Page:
Tech Preview | Why Mercedes will suffer on the Melbourne layout

Tech Preview | Why Mercedes will suffer on the Melbourne layout

22 March - 01:45

After the first two rounds in Middle East, F1 moves to the other side of the globe on the historical Albert Park Circuit. This track, whose layout has been revised after Covid, offers a great variety of different corners, such as the very fast 9-10 chicane and some slow harpins in the last sector, as well as 4 DRS zones, more than any other circuit on the calendar. For all these reasons, it’s quite difficult to find the right balance around this track, as the car must be well balanced in all types of corners, while still having a very high top speed, to make overtaking possible.

The obvious choice would be a medium-downforce set-up, but why did Mercedes adopt a medium-low-downforce rear wing in Melbourne? 

Big problems since testing 

Since the first day of testing, Mercedes knew that the W15 would not have allowed them to fight for the championship, but what they saw on track was probably even worse than expectated. The newly born car kept suffering from the “harmful” rear instability already seen during the 2023 season and proved to have a very tiny operating window, which meant that every little change to the set-up made the W15 extremely unbalanced. 

These problems mainly concern the car's rear, so is this an aerodynamic problem or a mechanical problem? The answer is probably more complex than this, but it’s more a combination of different factors. The first two races showed that the W15 needs to run at a very low ride height to generate downforce from the Venturi channels, but if the suspension system is too stiff and the car is too low on the rear axle, a severe bouncing effect starts to affect the car. This phenomenon makes the rear very loose in all high-speed sections, hurting the rear tyres and becoming underivable for the drivers. The problem is that, as happened in Saudi, if the team rise the car to reduce the porpoising effect and adopt a higher downforce set-up to compensate for the loss of downforce (due to the higher ride height), the W15 becomes extremely slow on the straights, losing 8-10 kph compared to Ferrari and Red Bull.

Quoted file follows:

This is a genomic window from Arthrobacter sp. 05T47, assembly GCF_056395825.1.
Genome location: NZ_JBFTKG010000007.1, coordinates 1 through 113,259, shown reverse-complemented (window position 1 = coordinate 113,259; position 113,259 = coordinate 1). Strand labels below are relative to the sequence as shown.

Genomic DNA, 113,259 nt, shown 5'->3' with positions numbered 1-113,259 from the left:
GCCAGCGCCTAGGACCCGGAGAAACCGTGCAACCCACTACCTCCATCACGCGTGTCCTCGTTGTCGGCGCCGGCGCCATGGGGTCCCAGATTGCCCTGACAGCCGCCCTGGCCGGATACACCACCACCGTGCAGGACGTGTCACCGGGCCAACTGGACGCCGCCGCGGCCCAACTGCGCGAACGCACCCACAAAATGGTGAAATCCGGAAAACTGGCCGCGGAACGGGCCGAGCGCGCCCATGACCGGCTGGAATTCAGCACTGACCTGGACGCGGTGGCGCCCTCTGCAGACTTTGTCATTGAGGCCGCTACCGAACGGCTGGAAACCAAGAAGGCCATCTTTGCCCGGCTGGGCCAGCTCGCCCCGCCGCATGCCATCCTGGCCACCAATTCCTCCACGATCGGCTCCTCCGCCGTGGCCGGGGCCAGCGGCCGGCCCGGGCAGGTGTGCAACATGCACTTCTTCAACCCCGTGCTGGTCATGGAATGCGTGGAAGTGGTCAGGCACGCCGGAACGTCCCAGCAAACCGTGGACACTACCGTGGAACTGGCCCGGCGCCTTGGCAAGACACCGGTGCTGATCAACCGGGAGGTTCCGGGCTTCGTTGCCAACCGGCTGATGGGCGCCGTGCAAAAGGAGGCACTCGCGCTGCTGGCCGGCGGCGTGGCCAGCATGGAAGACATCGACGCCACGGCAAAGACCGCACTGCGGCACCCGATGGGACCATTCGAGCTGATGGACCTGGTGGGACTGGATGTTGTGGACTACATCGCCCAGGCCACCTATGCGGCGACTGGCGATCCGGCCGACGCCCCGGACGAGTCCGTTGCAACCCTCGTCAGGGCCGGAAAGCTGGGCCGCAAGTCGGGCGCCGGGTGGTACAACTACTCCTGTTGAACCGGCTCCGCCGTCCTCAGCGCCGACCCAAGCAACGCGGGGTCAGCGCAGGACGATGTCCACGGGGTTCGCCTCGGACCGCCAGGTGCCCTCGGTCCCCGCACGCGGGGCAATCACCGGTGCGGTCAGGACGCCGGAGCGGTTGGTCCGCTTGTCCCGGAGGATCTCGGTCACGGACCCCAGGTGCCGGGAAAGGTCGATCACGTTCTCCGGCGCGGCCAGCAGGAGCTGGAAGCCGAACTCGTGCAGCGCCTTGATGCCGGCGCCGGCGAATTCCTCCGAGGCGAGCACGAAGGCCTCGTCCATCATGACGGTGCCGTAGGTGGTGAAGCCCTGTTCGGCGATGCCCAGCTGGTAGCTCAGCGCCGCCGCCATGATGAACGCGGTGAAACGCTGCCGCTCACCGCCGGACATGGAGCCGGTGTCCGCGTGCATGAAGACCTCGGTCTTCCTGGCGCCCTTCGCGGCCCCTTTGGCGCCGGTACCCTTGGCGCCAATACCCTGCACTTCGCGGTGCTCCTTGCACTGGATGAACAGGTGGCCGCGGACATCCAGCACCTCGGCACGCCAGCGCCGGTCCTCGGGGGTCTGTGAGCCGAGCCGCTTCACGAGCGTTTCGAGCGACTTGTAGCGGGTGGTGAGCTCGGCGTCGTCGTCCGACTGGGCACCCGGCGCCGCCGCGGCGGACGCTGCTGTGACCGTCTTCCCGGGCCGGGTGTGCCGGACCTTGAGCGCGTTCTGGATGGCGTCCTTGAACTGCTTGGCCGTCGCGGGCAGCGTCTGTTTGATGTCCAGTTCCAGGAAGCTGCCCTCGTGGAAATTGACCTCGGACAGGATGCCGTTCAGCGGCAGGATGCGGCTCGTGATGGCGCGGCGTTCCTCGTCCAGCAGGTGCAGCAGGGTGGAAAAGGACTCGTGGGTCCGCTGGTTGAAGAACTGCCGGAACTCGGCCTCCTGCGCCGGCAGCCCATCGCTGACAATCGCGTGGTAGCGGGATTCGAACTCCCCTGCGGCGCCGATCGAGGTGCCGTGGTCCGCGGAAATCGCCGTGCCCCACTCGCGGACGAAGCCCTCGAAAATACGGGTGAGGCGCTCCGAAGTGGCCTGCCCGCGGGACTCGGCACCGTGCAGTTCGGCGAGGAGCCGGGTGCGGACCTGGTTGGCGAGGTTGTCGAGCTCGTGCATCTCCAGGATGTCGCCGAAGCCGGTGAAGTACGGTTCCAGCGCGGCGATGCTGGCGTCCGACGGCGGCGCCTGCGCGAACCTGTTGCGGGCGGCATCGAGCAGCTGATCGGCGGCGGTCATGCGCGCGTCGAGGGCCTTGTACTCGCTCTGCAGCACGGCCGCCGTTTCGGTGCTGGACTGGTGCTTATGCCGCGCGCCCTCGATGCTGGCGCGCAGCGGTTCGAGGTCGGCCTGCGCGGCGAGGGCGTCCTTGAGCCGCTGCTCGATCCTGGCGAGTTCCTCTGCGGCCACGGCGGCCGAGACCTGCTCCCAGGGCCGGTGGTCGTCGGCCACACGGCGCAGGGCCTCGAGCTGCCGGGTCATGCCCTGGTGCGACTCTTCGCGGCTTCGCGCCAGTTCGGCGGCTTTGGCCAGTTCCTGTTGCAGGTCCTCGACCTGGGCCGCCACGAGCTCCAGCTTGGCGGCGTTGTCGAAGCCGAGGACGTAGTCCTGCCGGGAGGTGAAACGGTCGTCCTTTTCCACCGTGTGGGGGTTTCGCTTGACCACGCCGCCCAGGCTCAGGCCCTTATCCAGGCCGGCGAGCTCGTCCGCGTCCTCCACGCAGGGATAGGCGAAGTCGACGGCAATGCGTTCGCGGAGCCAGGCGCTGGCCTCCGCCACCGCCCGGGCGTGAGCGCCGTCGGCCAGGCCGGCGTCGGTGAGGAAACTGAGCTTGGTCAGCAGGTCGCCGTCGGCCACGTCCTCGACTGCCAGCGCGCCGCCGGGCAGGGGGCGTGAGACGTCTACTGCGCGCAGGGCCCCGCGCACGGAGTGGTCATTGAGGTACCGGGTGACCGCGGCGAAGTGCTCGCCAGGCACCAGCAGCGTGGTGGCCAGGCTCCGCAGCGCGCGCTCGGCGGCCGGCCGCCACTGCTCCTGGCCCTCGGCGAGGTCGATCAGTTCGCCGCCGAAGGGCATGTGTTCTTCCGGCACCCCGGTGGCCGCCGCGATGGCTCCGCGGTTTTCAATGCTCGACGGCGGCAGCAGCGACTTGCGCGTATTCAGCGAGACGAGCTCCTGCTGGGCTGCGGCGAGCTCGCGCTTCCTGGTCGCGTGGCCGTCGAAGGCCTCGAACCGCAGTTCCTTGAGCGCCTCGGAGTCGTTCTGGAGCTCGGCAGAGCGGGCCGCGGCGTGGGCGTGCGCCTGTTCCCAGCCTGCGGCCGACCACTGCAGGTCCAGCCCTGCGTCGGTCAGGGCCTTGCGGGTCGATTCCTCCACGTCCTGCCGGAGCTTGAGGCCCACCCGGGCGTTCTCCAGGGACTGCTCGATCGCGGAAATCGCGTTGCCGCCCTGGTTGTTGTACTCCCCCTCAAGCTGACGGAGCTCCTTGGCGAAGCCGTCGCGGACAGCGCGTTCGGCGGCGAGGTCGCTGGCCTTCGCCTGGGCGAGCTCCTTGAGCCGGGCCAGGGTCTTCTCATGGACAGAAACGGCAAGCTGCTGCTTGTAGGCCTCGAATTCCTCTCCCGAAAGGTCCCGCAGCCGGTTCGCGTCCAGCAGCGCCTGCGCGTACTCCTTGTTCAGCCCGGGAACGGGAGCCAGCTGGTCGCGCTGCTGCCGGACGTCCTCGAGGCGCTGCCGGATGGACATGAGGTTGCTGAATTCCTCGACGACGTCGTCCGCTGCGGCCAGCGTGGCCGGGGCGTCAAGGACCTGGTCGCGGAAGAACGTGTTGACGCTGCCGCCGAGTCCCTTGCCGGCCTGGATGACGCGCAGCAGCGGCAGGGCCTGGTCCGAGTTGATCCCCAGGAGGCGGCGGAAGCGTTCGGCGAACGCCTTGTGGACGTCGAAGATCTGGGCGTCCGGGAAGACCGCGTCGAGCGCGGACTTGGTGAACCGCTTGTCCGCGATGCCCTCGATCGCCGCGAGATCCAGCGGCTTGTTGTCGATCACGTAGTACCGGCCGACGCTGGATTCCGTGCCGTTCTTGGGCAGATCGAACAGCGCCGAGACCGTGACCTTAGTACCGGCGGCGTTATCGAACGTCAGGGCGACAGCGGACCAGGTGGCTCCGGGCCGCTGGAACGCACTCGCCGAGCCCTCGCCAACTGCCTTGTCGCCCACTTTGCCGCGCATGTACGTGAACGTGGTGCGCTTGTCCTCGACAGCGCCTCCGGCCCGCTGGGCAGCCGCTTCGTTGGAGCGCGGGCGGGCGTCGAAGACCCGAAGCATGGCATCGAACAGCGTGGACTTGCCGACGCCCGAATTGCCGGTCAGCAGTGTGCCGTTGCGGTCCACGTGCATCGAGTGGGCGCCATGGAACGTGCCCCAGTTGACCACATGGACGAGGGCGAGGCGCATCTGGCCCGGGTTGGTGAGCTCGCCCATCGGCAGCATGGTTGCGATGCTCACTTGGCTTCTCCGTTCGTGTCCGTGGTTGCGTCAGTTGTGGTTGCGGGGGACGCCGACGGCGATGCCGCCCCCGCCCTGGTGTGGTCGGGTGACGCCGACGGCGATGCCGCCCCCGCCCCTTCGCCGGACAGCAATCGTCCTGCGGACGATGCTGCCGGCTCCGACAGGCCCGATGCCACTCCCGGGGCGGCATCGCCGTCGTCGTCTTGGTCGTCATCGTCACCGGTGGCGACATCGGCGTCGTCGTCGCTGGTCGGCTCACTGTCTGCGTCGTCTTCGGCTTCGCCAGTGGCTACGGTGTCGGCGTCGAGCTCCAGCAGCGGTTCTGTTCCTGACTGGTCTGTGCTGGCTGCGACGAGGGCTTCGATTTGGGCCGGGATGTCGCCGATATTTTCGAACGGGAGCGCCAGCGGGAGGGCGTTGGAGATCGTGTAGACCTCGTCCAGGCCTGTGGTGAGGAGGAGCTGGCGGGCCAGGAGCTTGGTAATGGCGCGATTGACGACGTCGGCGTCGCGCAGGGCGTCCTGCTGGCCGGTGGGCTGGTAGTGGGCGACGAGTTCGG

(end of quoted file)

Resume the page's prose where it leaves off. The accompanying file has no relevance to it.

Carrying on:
The problem is that neither the technical team have found a solution to this disastrous situation yet, which means that they’ll make some experiments in Australia to try to understand where the problems of this car lay and why the simulations and data provide a behaviour of the car that’s different to reality. As confirmed by Toto Wolff himself in an interview: “We have been working hard to understand why our performance hasn't reflected our expectations. Improving that is a major focus. We hope to make some initial progress for Melbourne, and that work will guide our development in the weeks ahead.” 

Why the medium-low downforce rear wing

This explanation gives a clearer image of the difficult situation at Mercedes. Also, it partially explains why the Brackley team has decided to adopt a medium-low downforce rear wing for the Australian Grand Prix. Due to the problems previously mentioned, the team has chosen this rear wing spec to better balance the car and avoid the bouncing effect problem shown in the last two races. The goal is to make the car more stable in fast-speed corners and as fast as the RB20 and the SF-24 on the straights, even though the rear instability could penalise the drivers in all slow-speed corners and under traction. The rear wing fit on both Hamilton’s and Russell’s cars is the same spec seen in Bahrain, but with a small cut on the trading edge of the DRS flap to reduce the surface and thus drag, especially when the DRS is closed. 

On the other side, Red Bull and Ferrari have adopted more loaded rear wing specs, the same already used in Bahrain. 

In conclusion, only practice sessions and Sunday’s race will give us a bigger picture. They will tell us if Mercedes can overcome their problems throughout the season or if they need to design a new car from scratch (once again) to compete with Red Bull and Ferrari in 2025.